A Guide for Reducing Plastic Waste (Suitable for Lazy People)

Last week a friend of mine published a great documentary report which she worked on called ‘Plastic pollution in our oceans’. Plastic pollution and the impact on our Oceans is only just starting to get the coverage it needs so if you don’t know much about it already inform yourself as this is a global issue we cannot ignore…

The only problem is once you’re informed you may have no idea what you can do to make a difference. Luckily  Plastic Pollution in our Oceans featured uplifting stories of community action however the articles, documentary’s and papers I normally read often leave me completely overwhelmed at the state of our planet rather then empowered to make a change.   Therefore I have created a practical guide to saving our Ocean from plastic pollution. Here are 5 ecofriendly changes in bold that you can make. Each change has links to further information and products I have either used or researched.

So I hope you find this short starter guide as helpful as I did researching it.

Single Use Plastic Items = Find alternatives.

  • Face Wipes/Baby Wipes

Alternative: I do not use face wipes but after researching and calling a few companies I recommend Beauty Naturals which my family buy from. They have a range of products and are a small UK based company with very high environmental and ethical standards.

  • Plastic Bags

Alternative: Always carry a multi use bag.

  • Takeaway Cups

Alternative: I use one of these Bamboo cups and its great!

  • Straws

Alternatives: If you really need a straw find alternatives on The Last Plastic Straw. When you order a drink request that it comes without a straw.

  • Water Bottles

In countries you can drink tap water carry a reusable bottle. If your from Europe (that includes the UK) or USA I recommend the Chilly Bottle. Whilst living in countries with out drinkable tap water I tried to buy the largest water container I could carry which I reused to refill my bottles each day.

  • Food on the Move

Alternative: Use tupperware and see if you can reduce the amount of takeaway containers you use by using your own.

  • Razor Blades

Something I didn’t consider. I found sustainable baby steps with tips for shaving alternatives. But first things first don’t use flimsy disposable razors!

Microbeads = Make sure your cosmetics don’t contain Microbeads.

Many countries are on their way to banning these but in the mean time here are some helpful resources. In the UK I use Beauty Naturals who I called today and they confirmed that none of their products use Microbeads. I also found ‘Beat the Microbead’ website which has a product microbead rating page broken down for individual country’s.

Microfibre = Buy clothes made from natural fibres.

Microbeads, are a better-known variety of microplastic, but recent studies have found microfibers to be even more pervasive. Since September I have been buying fewer but higher quality clothes, after finding out about microfibres I shall be trying to only buy clothes made from natural fibres.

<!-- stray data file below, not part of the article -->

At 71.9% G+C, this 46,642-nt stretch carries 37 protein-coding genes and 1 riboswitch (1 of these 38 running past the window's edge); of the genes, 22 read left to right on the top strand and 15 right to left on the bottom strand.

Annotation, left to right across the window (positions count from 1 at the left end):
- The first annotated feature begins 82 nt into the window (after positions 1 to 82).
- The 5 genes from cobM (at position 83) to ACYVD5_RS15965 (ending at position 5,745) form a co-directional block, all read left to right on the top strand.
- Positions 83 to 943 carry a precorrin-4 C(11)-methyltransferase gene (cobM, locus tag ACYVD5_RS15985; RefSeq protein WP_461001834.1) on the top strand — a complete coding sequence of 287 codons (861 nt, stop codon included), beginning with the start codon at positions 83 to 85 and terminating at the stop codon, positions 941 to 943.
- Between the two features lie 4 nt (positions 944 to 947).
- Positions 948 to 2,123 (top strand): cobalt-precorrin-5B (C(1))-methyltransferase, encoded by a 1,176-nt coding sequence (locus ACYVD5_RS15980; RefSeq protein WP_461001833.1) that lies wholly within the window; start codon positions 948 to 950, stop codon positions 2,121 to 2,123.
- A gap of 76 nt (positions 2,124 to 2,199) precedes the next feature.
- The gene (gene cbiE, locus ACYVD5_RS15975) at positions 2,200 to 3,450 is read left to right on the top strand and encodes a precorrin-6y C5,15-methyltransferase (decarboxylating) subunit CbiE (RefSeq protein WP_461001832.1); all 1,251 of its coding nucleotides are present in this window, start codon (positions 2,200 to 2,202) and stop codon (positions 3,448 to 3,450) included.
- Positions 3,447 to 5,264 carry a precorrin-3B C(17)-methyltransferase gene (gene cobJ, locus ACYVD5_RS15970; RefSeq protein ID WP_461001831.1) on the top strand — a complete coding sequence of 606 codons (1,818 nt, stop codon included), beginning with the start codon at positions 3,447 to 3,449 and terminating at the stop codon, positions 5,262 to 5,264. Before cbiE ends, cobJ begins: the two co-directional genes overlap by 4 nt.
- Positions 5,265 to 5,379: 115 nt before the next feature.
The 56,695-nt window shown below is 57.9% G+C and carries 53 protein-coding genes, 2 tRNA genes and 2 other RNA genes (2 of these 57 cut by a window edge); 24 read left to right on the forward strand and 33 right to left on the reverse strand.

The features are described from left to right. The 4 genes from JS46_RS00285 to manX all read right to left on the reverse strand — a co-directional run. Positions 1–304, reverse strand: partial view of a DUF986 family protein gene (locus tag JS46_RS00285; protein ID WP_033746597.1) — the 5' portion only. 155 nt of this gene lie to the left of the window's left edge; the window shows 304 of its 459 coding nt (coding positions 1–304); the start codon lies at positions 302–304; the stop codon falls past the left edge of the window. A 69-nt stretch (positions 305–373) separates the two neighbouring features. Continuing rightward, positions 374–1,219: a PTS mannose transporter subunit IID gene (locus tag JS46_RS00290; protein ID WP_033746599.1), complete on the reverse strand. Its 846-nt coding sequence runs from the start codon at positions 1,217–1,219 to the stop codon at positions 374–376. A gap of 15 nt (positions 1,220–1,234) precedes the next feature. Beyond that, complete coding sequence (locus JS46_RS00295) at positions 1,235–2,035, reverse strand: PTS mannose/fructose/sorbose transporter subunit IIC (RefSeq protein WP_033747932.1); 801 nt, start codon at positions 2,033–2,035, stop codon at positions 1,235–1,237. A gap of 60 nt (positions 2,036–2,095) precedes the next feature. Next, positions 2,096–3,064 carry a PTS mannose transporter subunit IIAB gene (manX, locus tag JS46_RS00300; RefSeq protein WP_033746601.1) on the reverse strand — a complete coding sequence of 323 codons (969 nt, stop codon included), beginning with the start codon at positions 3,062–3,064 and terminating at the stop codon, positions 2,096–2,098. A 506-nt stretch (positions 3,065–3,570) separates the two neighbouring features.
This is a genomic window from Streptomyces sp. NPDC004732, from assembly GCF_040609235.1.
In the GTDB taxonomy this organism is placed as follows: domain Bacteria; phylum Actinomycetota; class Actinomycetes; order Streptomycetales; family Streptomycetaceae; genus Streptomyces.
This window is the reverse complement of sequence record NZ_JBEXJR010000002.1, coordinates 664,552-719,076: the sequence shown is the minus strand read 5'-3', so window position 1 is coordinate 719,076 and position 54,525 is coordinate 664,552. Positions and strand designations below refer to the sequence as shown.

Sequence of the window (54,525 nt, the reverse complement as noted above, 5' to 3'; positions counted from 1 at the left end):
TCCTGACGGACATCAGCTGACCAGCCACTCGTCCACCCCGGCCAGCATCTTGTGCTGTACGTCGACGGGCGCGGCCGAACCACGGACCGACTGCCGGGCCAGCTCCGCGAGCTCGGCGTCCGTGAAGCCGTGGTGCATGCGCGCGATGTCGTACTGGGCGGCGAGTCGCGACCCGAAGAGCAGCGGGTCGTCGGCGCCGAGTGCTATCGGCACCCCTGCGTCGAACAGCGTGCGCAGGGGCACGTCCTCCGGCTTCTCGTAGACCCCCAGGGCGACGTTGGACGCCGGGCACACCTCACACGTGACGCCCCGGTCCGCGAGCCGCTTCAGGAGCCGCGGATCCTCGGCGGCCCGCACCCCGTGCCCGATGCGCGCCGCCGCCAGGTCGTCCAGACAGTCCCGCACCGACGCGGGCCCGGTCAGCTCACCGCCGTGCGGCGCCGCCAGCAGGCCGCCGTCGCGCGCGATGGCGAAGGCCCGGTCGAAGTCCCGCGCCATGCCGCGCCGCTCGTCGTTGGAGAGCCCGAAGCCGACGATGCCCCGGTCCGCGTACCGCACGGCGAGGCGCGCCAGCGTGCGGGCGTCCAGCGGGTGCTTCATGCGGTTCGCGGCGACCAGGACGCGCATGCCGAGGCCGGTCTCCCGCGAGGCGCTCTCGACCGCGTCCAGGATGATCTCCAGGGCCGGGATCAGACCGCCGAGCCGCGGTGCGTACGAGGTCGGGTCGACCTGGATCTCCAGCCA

I actually hadn’t considered that fibres from our clothes are affecting the oceans so if like me you want to learn more read ‘How Your Clothes are Poisoning our Oceans and Food Supply’ for the basics.

Responsible Shopping = Demand change through actions.

Show the big supermarkets we want less plastic packaging. Bepakt is developing a global index of packaging free supermarkets! This literally made my day!

This also links into microfibre…If we show fashion retailers we are shopping elsewhere they may start producing products made from better fibres. Retailers such as Patagonia are dedicated to this and although shops like this are expensive surely all we need is one good winter coat rather then 5 cheap ones.

Plastic Litter = Pick it up.

Every dive centre I have worked in has always encouraged and organised beach clean ups and cleaning dives. One great example of this is the work a group of divers are doing to tackle ghost fishing. This is one way the diving community is really trying to make a difference and through doing so educates others. I aim to dedicate more of my time this year to beach clean ups. One I hope to join is the Marine Conservation Societies Great British Beach Clean September 15- 18th 2017. Everyone is welcome and I shall be organising a group to get involved so keep an eye on That Fish Blog facebook page. They are easy to get involved with and raise a lot of awareness whilst protecting the environment.

I have also started to pick up more litter on my walk to and from work. Each piece you see on the floor could find itself in the ocean.
So there you go my practical guide to reducing plastic pollution. I shall be making some changes and enforcing them on my family (sorry guys) but for the rest of you I hope this was helpful and let me know your thoughts.

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